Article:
Matthew Hall

Matthew Hall

+44 (0)1483 684245
24 AD 03
Mondays 13:00-15:00 and Wednesdays 11:00-12:00


University roles and responsibilities

  • Academic Integrity Officer for Department of Sociology
  • Disability and Neurodiversity Liaison for Department of Sociology
  • Module Leader for SOC1034 (Crime & Society)
  • Module Leader for SOC2071 (Critical Sociological Thinking)

    My qualifications

    PhD in Sociology
    University of Surrey
    HEA Fellowship
    Higher Education Academy
    MSc in Criminology, Criminal Justice & Social Research
    University of Surrey
    BSc (Hons) in Sociology, Cultural Studies & Media
    University of Surrey

    Affiliations and memberships

    Higher Education Academy
    Centre for Research on Ageing and Generations (CRAG)
    Sex, Gender and Sexualities (SGS)
    British Society of Criminology (BSC)


    In the media

    Making sense of the EU Referendum hate crime spike: preparing for the future
    Department of Sociology, University of Surrey




    King, A. & Hall, M.A. (forthcoming) 'Re-thinking Generations from a Queer Perspective: Insights and critical observations from the CILIA-LGBTQI+ Lives England project', in H. Kingstone & J. Bristow (eds.) Studying Generations: multidisciplinary perspectives, Bristol: Bristol Policy Press.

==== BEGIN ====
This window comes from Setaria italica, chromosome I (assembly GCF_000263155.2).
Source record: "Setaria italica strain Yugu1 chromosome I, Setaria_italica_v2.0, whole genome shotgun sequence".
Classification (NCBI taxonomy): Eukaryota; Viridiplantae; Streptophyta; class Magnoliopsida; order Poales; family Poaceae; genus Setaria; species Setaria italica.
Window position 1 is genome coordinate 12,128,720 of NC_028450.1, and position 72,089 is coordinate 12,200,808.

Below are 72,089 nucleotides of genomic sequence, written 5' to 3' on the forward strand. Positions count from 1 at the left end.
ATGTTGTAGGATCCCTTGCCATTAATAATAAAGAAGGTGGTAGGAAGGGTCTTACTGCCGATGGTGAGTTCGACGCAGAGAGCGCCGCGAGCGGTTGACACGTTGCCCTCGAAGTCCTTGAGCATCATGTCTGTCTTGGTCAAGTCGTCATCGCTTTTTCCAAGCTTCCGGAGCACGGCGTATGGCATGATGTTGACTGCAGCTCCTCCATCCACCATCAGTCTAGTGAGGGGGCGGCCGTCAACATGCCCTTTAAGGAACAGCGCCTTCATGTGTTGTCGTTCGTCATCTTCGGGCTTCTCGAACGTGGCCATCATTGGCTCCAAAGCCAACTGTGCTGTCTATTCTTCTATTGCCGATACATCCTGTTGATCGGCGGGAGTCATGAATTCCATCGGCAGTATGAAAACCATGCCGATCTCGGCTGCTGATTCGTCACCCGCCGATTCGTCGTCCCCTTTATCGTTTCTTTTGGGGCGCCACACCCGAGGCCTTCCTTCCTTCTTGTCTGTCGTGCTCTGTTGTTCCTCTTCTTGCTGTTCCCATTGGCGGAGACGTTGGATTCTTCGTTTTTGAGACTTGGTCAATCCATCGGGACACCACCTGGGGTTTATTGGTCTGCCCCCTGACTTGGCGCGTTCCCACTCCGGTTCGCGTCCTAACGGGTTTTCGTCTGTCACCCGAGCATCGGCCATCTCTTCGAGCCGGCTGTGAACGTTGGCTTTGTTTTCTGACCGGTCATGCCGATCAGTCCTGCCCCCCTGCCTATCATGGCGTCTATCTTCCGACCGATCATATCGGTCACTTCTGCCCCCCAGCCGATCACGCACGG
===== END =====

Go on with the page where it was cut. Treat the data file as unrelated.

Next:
Hall, M.A., Barbrook-Johnson, P., Bayrakdar, S. & King, A. (2022) 'Queer(y)ing Agent-Based Modelling for Use in LGBTQ Studies: An Example from Workplace Inequalties', Journal of Homosexuality.

    Matthew A. Hall, Peter Barbrook-Johnson, SAIT BAYRAKDAR, Andrew King (2022)Queer(y)ing Agent-Based Modeling for Use in LGBTQ Studies: An Example from Workplace Inequalities, In: Journal of Homosexualityahead-of-print(ahead-of-print)pp. 1-27 Routledge

    This article explores the contribution agent-based modeling (ABM) can make to the study of LGBTQ workplace inequalities and, conversely, how ABM can adapt to theoretical traditions integral to LGBTQ studies. It introduces an example LGBTQ workplace model, developed as part of the CILIA-LGBTQI+ project, to illustrate how ABM complements existing methods, can address methodological binarism and bridge macro and micro accounts within LGBTQ studies of the workplace. The model is intended as an important starting point in developing the role of ABM in LGBTQ research and for bridging qualitative- and quantitative-derived insights. Likewise, the article discusses some approaches for negotiating theoretical and methodological tensions identified when integrating queer and intersectional insight with ABM.

    Additional publications